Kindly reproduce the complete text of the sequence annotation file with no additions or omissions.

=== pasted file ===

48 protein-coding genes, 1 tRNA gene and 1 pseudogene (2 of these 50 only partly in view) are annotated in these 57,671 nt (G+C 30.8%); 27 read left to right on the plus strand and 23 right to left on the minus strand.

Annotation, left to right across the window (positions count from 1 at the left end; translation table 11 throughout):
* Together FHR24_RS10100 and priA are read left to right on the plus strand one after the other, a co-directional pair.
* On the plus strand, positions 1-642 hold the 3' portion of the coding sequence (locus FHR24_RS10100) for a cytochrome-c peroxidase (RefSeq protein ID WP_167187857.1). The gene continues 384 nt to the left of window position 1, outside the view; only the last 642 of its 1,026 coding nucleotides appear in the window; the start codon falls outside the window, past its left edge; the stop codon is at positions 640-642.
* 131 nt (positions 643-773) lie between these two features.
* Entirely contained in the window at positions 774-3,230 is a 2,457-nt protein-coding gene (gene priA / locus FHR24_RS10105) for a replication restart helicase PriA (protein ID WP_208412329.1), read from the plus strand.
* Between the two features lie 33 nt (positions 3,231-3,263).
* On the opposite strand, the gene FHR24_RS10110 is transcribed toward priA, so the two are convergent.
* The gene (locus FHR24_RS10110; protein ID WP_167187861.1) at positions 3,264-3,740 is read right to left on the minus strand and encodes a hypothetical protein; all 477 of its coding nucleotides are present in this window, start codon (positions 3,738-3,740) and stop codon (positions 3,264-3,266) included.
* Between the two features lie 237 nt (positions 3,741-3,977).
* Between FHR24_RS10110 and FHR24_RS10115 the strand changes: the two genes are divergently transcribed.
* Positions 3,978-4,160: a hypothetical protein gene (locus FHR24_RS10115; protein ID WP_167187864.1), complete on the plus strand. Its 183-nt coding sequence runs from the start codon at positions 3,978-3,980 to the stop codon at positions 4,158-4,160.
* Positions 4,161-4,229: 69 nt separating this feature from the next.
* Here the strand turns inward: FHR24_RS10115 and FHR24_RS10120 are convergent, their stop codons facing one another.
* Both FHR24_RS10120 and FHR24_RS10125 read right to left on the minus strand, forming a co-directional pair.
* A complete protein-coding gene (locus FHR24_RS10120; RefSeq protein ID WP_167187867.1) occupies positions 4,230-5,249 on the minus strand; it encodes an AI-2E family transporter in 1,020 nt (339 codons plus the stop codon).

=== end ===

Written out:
48 protein-coding genes, 1 tRNA gene and 1 pseudogene (2 of these 50 only partly in view) are annotated in these 57,671 nt (G+C 30.8%); 27 read left to right on the plus strand and 23 right to left on the minus strand.

Annotation, left to right across the window (positions count from 1 at the left end; translation table 11 throughout):
* Together FHR24_RS10100 and priA are read left to right on the plus strand one after the other, a co-directional pair.
* On the plus strand, positions 1-642 hold the 3' portion of the coding sequence (locus FHR24_RS10100) for a cytochrome-c peroxidase (RefSeq protein ID WP_167187857.1). The gene continues 384 nt to the left of window position 1, outside the view; only the last 642 of its 1,026 coding nucleotides appear in the window; the start codon falls outside the window, past its left edge; the stop codon is at positions 640-642.
* 131 nt (positions 643-773) lie between these two features.
* Entirely contained in the window at positions 774-3,230 is a 2,457-nt protein-coding gene (gene priA / locus FHR24_RS10105) for a replication restart helicase PriA (protein ID WP_208412329.1), read from the plus strand.
* Between the two features lie 33 nt (positions 3,231-3,263).
* On the opposite strand, the gene FHR24_RS10110 is transcribed toward priA, so the two are convergent.
* The gene (locus FHR24_RS10110; protein ID WP_167187861.1) at positions 3,264-3,740 is read right to left on the minus strand and encodes a hypothetical protein; all 477 of its coding nucleotides are present in this window, start codon (positions 3,738-3,740) and stop codon (positions 3,264-3,266) included.
* Between the two features lie 237 nt (positions 3,741-3,977).
* Between FHR24_RS10110 and FHR24_RS10115 the strand changes: the two genes are divergently transcribed.
* Positions 3,978-4,160: a hypothetical protein gene (locus FHR24_RS10115; protein ID WP_167187864.1), complete on the plus strand. Its 183-nt coding sequence runs from the start codon at positions 3,978-3,980 to the stop codon at positions 4,158-4,160.
* Positions 4,161-4,229: 69 nt separating this feature from the next.
* Here the strand turns inward: FHR24_RS10115 and FHR24_RS10120 are convergent, their stop codons facing one another.
* Both FHR24_RS10120 and FHR24_RS10125 read right to left on the minus strand, forming a co-directional pair.
* A complete protein-coding gene (locus FHR24_RS10120; RefSeq protein ID WP_167187867.1) occupies positions 4,230-5,249 on the minus strand; it encodes an AI-2E family transporter in 1,020 nt (339 codons plus the stop codon).